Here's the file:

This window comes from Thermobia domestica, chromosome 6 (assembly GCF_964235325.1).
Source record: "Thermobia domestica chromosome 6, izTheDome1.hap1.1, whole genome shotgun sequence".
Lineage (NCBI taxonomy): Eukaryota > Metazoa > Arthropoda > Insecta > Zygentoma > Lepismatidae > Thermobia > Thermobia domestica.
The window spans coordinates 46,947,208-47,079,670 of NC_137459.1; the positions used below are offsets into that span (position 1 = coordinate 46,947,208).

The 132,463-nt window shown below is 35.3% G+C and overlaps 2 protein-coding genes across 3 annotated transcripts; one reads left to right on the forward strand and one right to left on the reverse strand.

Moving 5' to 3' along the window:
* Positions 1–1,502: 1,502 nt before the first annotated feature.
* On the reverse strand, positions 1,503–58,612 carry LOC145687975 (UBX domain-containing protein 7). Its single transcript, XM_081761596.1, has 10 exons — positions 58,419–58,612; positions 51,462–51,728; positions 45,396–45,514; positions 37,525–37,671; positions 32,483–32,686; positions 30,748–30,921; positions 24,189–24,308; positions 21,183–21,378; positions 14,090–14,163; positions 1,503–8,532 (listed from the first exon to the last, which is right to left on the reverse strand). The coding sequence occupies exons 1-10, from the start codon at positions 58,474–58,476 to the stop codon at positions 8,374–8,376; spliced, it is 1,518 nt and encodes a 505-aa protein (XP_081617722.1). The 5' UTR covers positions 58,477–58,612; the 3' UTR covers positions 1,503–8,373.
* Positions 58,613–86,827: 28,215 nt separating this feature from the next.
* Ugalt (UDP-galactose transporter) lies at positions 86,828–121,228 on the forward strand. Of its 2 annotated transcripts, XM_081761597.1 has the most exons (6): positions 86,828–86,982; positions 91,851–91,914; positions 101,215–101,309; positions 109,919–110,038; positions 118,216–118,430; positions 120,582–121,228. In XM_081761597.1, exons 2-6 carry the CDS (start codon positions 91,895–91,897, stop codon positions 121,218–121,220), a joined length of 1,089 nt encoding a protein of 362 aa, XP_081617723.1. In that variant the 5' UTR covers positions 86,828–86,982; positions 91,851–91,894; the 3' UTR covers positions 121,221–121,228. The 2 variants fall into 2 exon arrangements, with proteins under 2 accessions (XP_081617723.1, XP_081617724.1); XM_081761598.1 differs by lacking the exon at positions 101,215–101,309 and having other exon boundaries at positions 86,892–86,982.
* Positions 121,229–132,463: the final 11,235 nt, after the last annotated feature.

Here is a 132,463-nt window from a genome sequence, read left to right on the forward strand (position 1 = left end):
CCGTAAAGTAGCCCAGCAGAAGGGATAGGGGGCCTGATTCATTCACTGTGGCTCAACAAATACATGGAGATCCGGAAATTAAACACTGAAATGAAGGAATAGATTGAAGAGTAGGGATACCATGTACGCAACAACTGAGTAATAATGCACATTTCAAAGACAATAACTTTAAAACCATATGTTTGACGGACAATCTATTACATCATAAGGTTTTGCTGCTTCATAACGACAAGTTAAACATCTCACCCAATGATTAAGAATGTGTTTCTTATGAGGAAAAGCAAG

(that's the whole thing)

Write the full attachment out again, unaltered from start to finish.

This window comes from Thermobia domestica, chromosome 6 (assembly GCF_964235325.1).
Source record: "Thermobia domestica chromosome 6, izTheDome1.hap1.1, whole genome shotgun sequence".
Lineage (NCBI taxonomy): Eukaryota > Metazoa > Arthropoda > Insecta > Zygentoma > Lepismatidae > Thermobia > Thermobia domestica.
The window spans coordinates 46,947,208-47,079,670 of NC_137459.1; the positions used below are offsets into that span (position 1 = coordinate 46,947,208).

The 132,463-nt window shown below is 35.3% G+C and overlaps 2 protein-coding genes across 3 annotated transcripts; one reads left to right on the forward strand and one right to left on the reverse strand.

Moving 5' to 3' along the window:
* Positions 1–1,502: 1,502 nt before the first annotated feature.
* On the reverse strand, positions 1,503–58,612 carry LOC145687975 (UBX domain-containing protein 7). Its single transcript, XM_081761596.1, has 10 exons — positions 58,419–58,612; positions 51,462–51,728; positions 45,396–45,514; positions 37,525–37,671; positions 32,483–32,686; positions 30,748–30,921; positions 24,189–24,308; positions 21,183–21,378; positions 14,090–14,163; positions 1,503–8,532 (listed from the first exon to the last, which is right to left on the reverse strand). The coding sequence occupies exons 1-10, from the start codon at positions 58,474–58,476 to the stop codon at positions 8,374–8,376; spliced, it is 1,518 nt and encodes a 505-aa protein (XP_081617722.1). The 5' UTR covers positions 58,477–58,612; the 3' UTR covers positions 1,503–8,373.
* Positions 58,613–86,827: 28,215 nt separating this feature from the next.
* Ugalt (UDP-galactose transporter) lies at positions 86,828–121,228 on the forward strand. Of its 2 annotated transcripts, XM_081761597.1 has the most exons (6): positions 86,828–86,982; positions 91,851–91,914; positions 101,215–101,309; positions 109,919–110,038; positions 118,216–118,430; positions 120,582–121,228. In XM_081761597.1, exons 2-6 carry the CDS (start codon positions 91,895–91,897, stop codon positions 121,218–121,220), a joined length of 1,089 nt encoding a protein of 362 aa, XP_081617723.1. In that variant the 5' UTR covers positions 86,828–86,982; positions 91,851–91,894; the 3' UTR covers positions 121,221–121,228. The 2 variants fall into 2 exon arrangements, with proteins under 2 accessions (XP_081617723.1, XP_081617724.1); XM_081761598.1 differs by lacking the exon at positions 101,215–101,309 and having other exon boundaries at positions 86,892–86,982.
* Positions 121,229–132,463: the final 11,235 nt, after the last annotated feature.

Here is a 132,463-nt window from a genome sequence, read left to right on the forward strand (position 1 = left end):
CCGTAAAGTAGCCCAGCAGAAGGGATAGGGGGCCTGATTCATTCACTGTGGCTCAACAAATACATGGAGATCCGGAAATTAAACACTGAAATGAAGGAATAGATTGAAGAGTAGGGATACCATGTACGCAACAACTGAGTAATAATGCACATTTCAAAGACAATAACTTTAAAACCATATGTTTGACGGACAATCTATTACATCATAAGGTTTTGCTGCTTCATAACGACAAGTTAAACATCTCACCCAATGATTAAGAATGTGTTTCTTATGAGGAAAAGCAAG